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Motor Voltage question
« on: November 29, 2011, 05:33:32 PM »
I am trying to fine-tune the Bridgeport mill I recently bought.  Lots of pictures here: https://picasaweb.google.com/113966569709555812037/BridgeportPart1 and https://picasaweb.google.com/113966569709555812037/BridgeportPart2

These are the motors, and the info I was able to find on them:

Sigma pacific scientific
Bipolar stepper motor 4 wire NEMA 34
Model number 21-3437d200-B038
phase resistance 0.5 ohms
phase inductance ~680 mh

And then this:

Break down of model number
21-3437d200-B038
21 is the motor series
34 is the frame size NEMA 34
37 stands for 2 stack
d200 is the number of steps per revolution
B is a four wire motor
038 is the phase resistance

Modern model number is H32NRHA-LNN-NS-00

Phase current 5 Amps
Phase resistance 0.38 ohm
Phase inductance 0.38 mh I did fry my multimeter after all damn it
Holding torque 460 oz-in

Info from searching the part number and finding this thread: http://www.cnczone.com/forums/diy-cnc_router_table_machines/105716-need_help_identifying_large_bipolar.html


So, I have been learning Cambam, and have even cut some parts successfully but in my quest to know more I measured the power supply voltage and found it was only 20 Volts (Nameplate on it says 24v as seen in one of the pictures).  The controllers are homemade I think...I feel that I can stall the motors quite easily.  I have read numerous thread talking about 24, 36 and even higher voltages?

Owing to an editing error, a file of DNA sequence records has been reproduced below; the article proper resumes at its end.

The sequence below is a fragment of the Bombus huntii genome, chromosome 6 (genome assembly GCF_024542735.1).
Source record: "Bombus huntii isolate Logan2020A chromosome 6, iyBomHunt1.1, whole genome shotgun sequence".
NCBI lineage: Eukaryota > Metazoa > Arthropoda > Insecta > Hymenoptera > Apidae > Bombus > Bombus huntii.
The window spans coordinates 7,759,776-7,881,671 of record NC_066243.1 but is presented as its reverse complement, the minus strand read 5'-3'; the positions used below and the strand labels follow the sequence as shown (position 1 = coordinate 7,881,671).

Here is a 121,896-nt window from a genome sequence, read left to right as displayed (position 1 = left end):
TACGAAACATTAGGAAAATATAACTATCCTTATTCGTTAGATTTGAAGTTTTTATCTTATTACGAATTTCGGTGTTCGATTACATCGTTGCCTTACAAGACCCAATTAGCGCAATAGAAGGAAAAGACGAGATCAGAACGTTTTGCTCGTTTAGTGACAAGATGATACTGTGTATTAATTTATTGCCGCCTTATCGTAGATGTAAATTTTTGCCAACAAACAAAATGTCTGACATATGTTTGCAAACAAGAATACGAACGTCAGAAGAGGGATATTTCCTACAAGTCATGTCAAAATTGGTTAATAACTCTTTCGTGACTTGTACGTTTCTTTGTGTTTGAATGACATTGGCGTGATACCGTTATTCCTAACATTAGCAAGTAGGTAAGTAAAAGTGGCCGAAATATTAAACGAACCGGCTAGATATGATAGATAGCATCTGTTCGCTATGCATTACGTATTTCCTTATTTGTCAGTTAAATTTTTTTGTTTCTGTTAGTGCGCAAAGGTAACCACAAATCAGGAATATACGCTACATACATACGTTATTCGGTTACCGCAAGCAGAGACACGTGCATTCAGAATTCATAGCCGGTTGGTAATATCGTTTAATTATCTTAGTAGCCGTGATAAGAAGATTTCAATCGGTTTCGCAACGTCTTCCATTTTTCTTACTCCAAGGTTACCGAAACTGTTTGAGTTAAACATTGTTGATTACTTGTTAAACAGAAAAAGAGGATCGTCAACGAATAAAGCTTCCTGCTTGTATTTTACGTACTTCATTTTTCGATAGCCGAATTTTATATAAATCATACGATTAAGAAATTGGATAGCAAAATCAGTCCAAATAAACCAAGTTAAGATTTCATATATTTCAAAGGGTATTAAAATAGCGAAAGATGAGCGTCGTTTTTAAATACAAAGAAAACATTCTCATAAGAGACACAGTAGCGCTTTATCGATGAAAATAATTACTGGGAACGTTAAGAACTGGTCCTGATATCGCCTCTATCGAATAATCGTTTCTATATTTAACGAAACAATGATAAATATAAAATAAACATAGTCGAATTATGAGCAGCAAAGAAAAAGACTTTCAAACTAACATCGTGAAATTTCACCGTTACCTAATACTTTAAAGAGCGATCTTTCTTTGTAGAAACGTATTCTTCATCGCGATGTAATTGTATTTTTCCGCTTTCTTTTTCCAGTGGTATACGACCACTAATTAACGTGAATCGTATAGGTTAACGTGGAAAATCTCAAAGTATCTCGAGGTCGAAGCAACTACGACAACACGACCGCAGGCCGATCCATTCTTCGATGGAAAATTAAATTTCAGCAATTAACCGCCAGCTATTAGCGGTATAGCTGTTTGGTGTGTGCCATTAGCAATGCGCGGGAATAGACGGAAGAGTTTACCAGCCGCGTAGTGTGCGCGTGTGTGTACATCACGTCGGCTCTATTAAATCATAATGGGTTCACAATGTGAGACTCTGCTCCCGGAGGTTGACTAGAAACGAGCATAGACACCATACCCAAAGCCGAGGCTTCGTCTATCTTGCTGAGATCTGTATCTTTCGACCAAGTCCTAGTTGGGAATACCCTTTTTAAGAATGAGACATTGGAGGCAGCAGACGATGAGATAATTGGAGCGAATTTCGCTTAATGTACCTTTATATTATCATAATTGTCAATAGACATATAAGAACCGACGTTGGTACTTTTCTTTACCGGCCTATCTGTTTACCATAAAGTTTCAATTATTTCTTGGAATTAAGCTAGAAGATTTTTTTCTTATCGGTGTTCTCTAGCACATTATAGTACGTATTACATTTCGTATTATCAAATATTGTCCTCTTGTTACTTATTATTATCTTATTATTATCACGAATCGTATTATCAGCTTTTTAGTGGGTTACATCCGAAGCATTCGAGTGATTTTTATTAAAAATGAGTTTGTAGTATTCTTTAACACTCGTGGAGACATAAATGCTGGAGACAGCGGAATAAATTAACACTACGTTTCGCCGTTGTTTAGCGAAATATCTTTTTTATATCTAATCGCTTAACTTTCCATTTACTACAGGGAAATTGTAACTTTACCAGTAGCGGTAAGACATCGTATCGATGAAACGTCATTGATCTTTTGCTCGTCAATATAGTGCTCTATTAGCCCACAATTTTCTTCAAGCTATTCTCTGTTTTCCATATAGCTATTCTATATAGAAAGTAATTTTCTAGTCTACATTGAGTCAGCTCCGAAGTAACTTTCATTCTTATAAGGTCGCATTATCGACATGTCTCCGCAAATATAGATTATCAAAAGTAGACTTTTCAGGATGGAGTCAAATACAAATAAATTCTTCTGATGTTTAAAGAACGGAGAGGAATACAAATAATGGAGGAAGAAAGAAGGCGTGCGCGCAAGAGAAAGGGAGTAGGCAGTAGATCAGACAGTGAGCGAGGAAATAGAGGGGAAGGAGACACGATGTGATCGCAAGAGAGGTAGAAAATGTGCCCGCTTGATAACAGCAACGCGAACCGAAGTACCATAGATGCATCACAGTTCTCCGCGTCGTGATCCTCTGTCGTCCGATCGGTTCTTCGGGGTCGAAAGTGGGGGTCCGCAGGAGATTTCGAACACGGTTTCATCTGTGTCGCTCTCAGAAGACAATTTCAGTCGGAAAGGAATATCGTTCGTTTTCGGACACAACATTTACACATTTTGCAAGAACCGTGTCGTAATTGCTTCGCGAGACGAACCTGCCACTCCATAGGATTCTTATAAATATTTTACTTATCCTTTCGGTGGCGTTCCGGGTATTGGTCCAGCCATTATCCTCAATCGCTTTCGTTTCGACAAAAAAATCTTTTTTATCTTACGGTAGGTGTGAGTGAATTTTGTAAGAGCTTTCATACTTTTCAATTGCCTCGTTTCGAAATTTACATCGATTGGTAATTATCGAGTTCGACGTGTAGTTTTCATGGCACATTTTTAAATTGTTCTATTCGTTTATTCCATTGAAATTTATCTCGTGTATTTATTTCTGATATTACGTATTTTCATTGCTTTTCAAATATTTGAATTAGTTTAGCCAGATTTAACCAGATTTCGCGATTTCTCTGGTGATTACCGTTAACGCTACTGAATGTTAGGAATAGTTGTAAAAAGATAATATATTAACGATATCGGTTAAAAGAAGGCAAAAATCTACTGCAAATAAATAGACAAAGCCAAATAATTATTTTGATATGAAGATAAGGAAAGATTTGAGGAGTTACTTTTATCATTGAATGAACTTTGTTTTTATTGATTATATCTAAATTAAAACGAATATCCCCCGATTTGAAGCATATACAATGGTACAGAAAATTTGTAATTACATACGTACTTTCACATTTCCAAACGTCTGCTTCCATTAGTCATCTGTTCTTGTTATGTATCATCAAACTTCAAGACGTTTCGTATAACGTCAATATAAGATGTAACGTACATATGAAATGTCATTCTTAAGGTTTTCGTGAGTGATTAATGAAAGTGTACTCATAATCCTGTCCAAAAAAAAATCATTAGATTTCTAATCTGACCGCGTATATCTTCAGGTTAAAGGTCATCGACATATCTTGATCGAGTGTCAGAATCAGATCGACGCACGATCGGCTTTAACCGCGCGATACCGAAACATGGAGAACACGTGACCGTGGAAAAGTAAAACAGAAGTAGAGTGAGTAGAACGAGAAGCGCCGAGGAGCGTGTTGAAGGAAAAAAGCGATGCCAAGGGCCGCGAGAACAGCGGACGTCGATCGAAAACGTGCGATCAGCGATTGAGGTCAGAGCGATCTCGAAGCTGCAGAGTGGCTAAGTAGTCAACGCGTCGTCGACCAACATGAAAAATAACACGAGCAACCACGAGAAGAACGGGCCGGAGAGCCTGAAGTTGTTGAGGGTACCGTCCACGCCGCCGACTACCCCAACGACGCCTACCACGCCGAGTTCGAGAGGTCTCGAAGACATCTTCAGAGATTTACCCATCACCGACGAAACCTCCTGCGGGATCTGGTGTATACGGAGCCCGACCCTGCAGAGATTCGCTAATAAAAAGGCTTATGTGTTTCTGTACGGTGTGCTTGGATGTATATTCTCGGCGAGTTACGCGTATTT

Questions:

1) What voltage would be best?
2) Any other recommendation based on the pictures?

Thanks, Kenny
Re: Motor Voltage question
« Reply #1 on: November 29, 2011, 06:32:08 PM »
Stepper voltage should be 32 times the square root of the motor inductance (in mH), or as close as our motor drivers allow.  For most steppers, that will be in the 50-75V range.  At 20V, you'll get terrible high-speed performance (i.e. - you won't get high speed at all).  I think 460 oz-in motors will also prove rather small for a BP, unless you have belt reducers on them (which will further cripple your top speed).  I would think you'd want motors with at least 2X that torque.  On my BP clone, I'm running 850 oz-in peak/140 oz-in continuous servos with 2.5:1 belt reducers, and it screams (it will do 400 IPM rapids, and has enough thrust to snap a 1/2" endmill without losing position.

Regards,
Ray L.
Regards,
Ray L.